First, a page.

The Asian Development Bank and the Government of Nepal signed a $358 million loan in total for four new projects. The signing included a loan of $195 million to improve the highway section between Pokhara and Mugling, a $63 million loan in additional financing to improve flood management and river health in Nepal’s polluted Bagmati River Basin, a $50 million loan to improve the livelihoods and increase incomes of small farmers in Nepal and a $50 million policy-based loan to support the Government of Nepal’s reforms in agriculture and food safety.
The signatories were Rajan Khanal, Secretary, Ministry of Finance, who signed for the Government of Nepal; and ADB Country Director for Nepal Mukhtor Khamudkhanov, who signed for ADB.
“We thank ADB for its support to key sectors of the economy, including infrastructure, agriculture and rural finance. Similarly, ADB’s support to Government of Nepal’s reform initiatives in important sectors is also highly appreciated,” said Khanal. “All these are very important projects for Nepal and will support the Government’s plan of a more inclusive sustainable development of the country.”
“Over the years, ADB has significantly scaled up its development assistance for Nepal and this shows that our partnership with the Government of Nepal continues to grow stronger. Nepal can further tap the opportunities of increased lending space provided by ADB with improved portfolio performance, and we appreciate the efforts taken by the Government of Nepal in that direction,” said Mukhtor Khamudkhanov, ADB’s Country Director for Nepal.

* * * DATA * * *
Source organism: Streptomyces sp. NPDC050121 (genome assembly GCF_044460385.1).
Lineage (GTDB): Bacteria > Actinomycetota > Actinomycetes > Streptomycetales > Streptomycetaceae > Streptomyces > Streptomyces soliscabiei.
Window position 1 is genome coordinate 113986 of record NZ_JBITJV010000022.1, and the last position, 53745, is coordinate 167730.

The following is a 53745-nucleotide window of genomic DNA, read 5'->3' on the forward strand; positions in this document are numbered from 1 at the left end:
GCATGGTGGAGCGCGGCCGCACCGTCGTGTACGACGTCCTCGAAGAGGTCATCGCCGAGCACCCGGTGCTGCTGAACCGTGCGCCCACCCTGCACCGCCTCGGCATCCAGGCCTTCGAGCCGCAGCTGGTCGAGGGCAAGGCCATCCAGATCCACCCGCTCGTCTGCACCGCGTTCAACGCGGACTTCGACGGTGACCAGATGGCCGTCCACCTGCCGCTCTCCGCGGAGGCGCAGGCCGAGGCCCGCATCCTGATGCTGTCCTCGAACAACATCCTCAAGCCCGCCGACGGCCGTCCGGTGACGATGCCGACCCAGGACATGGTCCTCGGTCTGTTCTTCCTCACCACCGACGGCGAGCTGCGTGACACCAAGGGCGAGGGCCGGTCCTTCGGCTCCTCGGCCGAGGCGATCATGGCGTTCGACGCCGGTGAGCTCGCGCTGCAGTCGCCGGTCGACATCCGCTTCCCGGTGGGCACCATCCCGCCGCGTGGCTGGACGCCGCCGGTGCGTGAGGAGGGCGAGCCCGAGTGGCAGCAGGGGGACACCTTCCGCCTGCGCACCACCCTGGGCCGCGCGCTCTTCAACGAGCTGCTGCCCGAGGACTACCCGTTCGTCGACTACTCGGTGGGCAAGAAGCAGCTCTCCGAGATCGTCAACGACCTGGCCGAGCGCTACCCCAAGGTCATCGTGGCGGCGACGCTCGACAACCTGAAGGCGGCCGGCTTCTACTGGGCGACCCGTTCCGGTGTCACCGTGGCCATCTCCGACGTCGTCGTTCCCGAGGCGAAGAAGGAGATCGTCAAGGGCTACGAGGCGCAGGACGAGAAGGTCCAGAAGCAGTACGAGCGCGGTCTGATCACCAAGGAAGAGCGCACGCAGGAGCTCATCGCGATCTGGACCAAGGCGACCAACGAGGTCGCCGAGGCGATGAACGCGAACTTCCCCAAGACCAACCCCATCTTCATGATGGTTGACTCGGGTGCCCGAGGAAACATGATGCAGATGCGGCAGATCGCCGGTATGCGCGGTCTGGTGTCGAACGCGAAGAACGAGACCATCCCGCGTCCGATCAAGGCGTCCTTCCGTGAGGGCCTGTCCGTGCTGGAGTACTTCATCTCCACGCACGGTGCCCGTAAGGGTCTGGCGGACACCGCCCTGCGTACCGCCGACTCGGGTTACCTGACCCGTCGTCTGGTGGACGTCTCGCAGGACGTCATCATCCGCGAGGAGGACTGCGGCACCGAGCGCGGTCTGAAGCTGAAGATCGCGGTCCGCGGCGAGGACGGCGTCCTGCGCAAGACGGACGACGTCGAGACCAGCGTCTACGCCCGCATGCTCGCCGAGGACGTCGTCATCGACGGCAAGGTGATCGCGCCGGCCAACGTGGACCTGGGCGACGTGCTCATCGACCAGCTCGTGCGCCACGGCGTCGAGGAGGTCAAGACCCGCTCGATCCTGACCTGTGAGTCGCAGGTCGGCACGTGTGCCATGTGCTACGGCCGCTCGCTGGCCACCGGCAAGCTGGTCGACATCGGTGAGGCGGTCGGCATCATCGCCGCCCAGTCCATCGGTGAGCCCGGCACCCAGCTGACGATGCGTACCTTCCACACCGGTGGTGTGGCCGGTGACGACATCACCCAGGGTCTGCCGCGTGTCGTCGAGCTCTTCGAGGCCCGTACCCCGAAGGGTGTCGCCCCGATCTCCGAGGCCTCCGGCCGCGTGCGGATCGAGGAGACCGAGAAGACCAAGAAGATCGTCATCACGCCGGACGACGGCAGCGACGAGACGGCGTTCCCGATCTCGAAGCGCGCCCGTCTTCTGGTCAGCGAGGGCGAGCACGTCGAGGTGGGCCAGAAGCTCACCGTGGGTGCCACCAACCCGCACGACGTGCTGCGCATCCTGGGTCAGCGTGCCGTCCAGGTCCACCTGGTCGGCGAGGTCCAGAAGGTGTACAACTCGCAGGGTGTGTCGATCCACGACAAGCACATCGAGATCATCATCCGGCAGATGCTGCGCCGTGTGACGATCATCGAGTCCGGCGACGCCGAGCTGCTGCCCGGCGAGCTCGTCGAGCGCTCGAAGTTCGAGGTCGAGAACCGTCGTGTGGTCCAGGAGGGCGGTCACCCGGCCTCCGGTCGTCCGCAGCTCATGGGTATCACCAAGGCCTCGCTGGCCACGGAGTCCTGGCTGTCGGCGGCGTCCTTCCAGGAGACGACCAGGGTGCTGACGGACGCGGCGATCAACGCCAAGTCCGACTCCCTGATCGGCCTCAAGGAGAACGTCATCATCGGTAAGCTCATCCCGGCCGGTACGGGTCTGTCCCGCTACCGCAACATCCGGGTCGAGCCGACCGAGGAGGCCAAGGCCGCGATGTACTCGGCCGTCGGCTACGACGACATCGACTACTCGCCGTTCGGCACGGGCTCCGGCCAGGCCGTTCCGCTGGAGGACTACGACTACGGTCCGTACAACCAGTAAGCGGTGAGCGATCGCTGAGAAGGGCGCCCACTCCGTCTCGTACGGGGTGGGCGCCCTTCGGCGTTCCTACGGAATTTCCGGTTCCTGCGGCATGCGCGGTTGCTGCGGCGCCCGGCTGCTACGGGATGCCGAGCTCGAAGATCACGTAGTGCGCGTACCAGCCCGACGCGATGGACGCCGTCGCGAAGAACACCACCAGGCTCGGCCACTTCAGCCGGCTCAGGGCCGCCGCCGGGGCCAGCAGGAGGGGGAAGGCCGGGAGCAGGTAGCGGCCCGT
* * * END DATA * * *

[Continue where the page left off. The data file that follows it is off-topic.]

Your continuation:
Under the SASEC Mugling-Pokhara Highway Improvement Project, 81 km of the road will be widened to four lanes from Pokhara to Abukhaireni to meet increasing demand. Improvements will be made to the surfacing, structure, and drainage, with safety features such as crash barriers, and traffic and other warning light systems installed.
The additional funds for the Bagmati River Basin Improvement Project will finance an additional 5.75 kilometers of riverbank beautification in the heart of Kathmandu city, construct a wastewater treatment plant integrated into the landscape to treat a polluted tributary flowing into the Bagmati River, construct and equip a new regional building for the river basin office, and provide funds to train communities along the river on flood early warning systems.
The Food Safety and Agriculture Commercialization Program, comprised of a two-tranche, standalone policy-based loan, will improve food safety and quality monitoring systems in Nepal, particularly in enhancing the regulatory and institutional capacity for sanitary and phytosanitary monitoring.
The Rural Enterprise Financing Project will help improve rural enterprises’ and cooperatives’ access to finance, addressing the low appetite of formal financial institutions in financing rural enterprises. This will help to raise small farmers’ incomes and improve livelihood.